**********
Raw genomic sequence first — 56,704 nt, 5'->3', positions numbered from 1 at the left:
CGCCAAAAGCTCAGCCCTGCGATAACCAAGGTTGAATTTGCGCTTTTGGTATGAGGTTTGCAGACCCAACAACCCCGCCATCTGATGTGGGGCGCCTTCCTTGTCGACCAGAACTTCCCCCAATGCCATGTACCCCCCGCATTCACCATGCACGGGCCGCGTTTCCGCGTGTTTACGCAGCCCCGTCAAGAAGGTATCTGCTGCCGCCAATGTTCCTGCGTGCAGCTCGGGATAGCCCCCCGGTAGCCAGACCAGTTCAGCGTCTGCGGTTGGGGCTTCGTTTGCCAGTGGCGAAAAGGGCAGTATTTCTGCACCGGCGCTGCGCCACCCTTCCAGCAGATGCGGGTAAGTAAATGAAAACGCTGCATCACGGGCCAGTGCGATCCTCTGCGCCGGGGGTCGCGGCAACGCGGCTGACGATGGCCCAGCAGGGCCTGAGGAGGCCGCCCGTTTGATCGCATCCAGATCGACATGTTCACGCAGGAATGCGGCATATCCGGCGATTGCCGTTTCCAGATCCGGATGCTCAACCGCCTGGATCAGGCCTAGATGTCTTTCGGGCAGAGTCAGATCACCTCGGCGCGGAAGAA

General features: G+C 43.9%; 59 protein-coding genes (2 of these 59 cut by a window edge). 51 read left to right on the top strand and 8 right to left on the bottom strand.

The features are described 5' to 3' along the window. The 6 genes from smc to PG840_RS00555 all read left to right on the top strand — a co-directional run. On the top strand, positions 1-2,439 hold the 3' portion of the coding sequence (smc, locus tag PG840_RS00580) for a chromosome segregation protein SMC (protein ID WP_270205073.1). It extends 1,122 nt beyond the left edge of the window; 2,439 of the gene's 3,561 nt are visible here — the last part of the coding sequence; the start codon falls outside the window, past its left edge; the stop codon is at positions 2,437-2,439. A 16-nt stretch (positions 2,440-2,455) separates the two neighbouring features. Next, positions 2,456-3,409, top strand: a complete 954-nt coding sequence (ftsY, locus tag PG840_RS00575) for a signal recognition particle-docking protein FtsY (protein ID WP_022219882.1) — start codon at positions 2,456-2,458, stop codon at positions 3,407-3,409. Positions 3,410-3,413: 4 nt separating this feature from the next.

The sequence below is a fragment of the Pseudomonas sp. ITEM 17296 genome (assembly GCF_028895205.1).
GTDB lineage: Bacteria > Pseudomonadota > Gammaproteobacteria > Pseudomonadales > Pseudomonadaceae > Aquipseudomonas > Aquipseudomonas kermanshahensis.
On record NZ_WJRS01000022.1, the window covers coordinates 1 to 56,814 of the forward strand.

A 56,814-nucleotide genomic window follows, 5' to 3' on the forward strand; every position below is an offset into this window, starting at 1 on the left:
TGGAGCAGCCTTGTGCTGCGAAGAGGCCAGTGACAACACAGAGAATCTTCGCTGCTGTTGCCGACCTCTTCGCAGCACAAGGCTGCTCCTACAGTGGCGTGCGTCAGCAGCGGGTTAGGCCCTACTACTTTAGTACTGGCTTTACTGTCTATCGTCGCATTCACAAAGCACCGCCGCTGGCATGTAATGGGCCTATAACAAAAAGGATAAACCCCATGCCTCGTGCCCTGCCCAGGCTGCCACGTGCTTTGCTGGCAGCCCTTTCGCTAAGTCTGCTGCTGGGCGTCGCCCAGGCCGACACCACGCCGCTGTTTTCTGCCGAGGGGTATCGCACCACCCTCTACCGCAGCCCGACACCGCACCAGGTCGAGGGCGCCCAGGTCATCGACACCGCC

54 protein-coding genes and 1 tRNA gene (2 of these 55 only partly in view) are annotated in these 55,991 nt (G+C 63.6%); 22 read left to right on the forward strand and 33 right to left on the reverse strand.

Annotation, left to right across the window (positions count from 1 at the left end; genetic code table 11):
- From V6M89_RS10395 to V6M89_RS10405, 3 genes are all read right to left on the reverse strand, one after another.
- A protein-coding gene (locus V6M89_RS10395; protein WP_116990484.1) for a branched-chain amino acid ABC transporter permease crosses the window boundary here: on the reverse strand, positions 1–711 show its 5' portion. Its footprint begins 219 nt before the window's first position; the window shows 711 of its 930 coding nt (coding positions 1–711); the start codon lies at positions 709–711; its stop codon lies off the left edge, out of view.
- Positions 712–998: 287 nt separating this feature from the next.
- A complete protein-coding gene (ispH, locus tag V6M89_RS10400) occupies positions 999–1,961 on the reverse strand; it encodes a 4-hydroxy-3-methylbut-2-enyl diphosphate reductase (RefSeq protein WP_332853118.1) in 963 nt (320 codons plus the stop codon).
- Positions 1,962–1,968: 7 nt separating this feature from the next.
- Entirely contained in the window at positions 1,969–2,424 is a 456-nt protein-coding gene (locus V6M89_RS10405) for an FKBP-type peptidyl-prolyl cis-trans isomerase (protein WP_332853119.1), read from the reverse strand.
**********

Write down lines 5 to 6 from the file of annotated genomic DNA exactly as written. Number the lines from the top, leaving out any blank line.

The sequence below is a fragment of the Pseudomonas sp. ITEM 17296 genome (assembly GCF_028895205.1).
GTDB lineage: Bacteria > Pseudomonadota > Gammaproteobacteria > Pseudomonadales > Pseudomonadaceae > Aquipseudomonas > Aquipseudomonas kermanshahensis.